Increasingly, buyers are also looking for good environmental performance on the farm, as a contractual requirement, and this is driving the different quality assurance schemes that the state and the food sector have been developing and promoting. It is understood from industry sources that this trend will intensify.

Parallel to this, the legal requirement on the state and on society to achieve good water status under the Water Framework Directive by 2021 is a significant legal requirement. Similarly, the maintenance of the nitrates derogation currently under periodic examination by the EU Commission is a critical requirement for farmers, for agri- business and for milk expansion.
With the expansion of cow herd numbers as part of dairy expansion particularly, and notwithstanding productivity gains per animal due to genetic improvements and conversion of animals from beef to milk, it is clear that new pressures will arise for water quality because of increased cow numbers.

It is suggested that a new collaborative business model (or models) is needed to meet and achieve EU water framework and nitrates requirements, and international buyer requirements into the future, and that this should be participative of and be driven by the principal economic/business interests involved.
This could involve the milk and beef processing companies, and the economic producers (i.e farmers and their representatives, supported by the relevant state agencies such as Teagasc, local authorities, Leader, EPA, government departments and Irish Water) at national and local level.
The task is to develop a new model of integrated catchment management which will improve water quality standards and levels of performance, year on year to 2021 and to demonstrate commercial and environmental best practice.
Side by side with this, local authorities and communities and Irish Water, as part of the integrated model, should examine and mitigate the environmental impact of waste water infrastructure, both public and private. In so doing, more of the economic assimilative capacity of the environment in rural areas can be reserved for agriculture as an economic development measure while at the same time raising standards and environmental performance.
It is suggested that this collaborative change model, rather than an enforcement only model, presents the best possibility of success to change cultures, behaviours and outcomes so as to achieve economic and environmental success. Agri-economic and environmental success are now irrevocably inter-twined.

In 2010, the elected members of Kilkenny County and Borough Councils approved an economic development plan for Kilkenny, which identified agri-business as an objective and path to economic development.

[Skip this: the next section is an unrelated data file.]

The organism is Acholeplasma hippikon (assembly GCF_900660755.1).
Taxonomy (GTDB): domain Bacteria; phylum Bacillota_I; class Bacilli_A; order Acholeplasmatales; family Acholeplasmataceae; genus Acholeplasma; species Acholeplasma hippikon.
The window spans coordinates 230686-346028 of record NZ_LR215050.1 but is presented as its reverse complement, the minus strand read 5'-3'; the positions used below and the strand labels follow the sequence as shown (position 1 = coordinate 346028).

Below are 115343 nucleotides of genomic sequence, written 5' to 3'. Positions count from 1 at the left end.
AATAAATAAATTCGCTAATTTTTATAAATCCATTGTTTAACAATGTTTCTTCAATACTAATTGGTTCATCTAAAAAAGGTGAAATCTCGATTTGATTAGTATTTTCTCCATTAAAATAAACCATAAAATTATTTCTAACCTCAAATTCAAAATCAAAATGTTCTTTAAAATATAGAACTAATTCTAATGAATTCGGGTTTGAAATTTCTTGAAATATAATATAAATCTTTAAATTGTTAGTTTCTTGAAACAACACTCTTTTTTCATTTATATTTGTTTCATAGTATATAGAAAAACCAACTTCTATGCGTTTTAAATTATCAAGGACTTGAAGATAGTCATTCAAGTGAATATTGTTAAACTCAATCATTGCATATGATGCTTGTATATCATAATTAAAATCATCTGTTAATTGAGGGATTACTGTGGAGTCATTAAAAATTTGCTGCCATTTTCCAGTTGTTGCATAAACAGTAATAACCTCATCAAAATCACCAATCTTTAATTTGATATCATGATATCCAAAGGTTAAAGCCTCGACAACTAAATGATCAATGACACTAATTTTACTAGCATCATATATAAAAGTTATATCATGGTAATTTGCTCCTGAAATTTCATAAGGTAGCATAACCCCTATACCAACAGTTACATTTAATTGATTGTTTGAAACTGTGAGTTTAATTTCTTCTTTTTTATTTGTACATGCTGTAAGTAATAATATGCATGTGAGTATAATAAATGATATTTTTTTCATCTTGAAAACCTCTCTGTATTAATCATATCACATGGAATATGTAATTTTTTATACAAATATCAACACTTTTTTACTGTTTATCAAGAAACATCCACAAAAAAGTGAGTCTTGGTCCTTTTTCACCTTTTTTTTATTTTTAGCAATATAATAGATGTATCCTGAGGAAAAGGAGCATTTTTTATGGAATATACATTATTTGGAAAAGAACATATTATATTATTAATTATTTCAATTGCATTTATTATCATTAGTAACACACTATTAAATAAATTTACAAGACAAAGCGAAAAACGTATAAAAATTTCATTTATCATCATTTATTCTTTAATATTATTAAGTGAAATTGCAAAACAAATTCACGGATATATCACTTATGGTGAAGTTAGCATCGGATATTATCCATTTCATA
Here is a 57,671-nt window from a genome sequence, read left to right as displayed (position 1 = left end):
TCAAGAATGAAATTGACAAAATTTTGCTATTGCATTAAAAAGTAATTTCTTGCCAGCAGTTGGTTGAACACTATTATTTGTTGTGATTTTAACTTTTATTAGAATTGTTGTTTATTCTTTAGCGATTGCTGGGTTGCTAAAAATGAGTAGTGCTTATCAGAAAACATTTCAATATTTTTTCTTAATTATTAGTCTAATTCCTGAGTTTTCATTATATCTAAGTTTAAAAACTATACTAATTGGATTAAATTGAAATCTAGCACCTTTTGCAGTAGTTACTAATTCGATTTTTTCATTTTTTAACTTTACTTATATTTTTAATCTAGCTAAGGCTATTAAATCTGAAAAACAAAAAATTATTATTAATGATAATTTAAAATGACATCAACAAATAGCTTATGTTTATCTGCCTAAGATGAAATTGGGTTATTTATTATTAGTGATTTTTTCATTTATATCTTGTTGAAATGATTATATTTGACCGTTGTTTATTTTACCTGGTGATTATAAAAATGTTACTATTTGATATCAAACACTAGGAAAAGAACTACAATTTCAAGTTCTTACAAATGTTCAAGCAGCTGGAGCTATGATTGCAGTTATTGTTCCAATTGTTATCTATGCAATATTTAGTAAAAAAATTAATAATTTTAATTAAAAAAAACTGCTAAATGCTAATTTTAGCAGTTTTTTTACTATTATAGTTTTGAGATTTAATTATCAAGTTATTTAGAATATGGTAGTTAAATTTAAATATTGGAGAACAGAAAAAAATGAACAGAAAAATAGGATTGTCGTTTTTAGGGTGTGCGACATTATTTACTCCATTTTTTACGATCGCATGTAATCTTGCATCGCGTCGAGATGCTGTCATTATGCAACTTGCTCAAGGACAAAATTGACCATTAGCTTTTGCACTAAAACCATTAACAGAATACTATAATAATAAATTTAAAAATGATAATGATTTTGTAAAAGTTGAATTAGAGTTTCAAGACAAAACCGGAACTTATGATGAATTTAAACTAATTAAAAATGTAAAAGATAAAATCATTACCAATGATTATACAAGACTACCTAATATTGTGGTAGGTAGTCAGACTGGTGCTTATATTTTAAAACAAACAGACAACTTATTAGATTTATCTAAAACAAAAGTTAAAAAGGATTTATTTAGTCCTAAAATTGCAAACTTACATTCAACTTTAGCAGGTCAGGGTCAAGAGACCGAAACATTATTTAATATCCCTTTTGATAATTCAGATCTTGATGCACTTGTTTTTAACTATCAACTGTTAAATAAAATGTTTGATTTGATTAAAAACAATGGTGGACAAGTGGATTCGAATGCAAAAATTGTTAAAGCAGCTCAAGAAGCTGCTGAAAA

Subsequently a Working Group of Senior Executives of a number of major agri-business companies was established which identified two paths to agri-business growth. One was expansion of the milk supply as part of Food Harvest 2020, and the second was support for food SMEs to improve marketing and distribution in the UK.
Arising from the deliberations of the Working Group of Senior Executives, it was agreed to establish a Scientific Working Group drawn from the relevant state agencies to model for Kilkenny, as a test case, the growth in cow herd numbers arising from milk expansion, and to model the impacts on water quality
In October 2012, the Scientific Working Group recommended that a concerted/collaborative approach would be needed, involving agri-industry, local authorities, Teagasc, farmers and farm bodies, and community groups as a means of achieving both of these objectives. It also made a number of other detailed recommendations.

Members of scientific technical working group
- Bill Callanan, Dept. of Agriculture, Food and the Marine
- Noel Culleton, Teagasc
- Joe Crockett, Kilkenny County Council
- Donal Daly, EPA
- Pat Dillon, Teagasc
- Pat Duggan, Dept. of Environment, Community and Local Government
- John Moloney, Teagasc
- Michéal Ó'Cinnéide, EPA
- Philip O'Neill, Kilkenny County Council
- Ger Shortle, Teagasc
- Ray Spain, South Eastern River Basin District/Carlow County Council
Members OF the Working group of senior executives
- Jim Bergin - CEO, GII-Milk-Glanbia
- Jim Brett - CEO, Brett Brothers
- Dan Browne - then chairman of Bord Bia and former MD of Dawn Meats
- Joe Collum - International Retail Director, Glanbia Consumer Products
- Joe Connolly - CEO, Connolly Red Mills
- Joe Crockett - County Manager, Kilkenny County Council
- Joy Moore - CEO, Oldtown Bakeries
- Declan Rice - CEO, Leader



Joe Crockett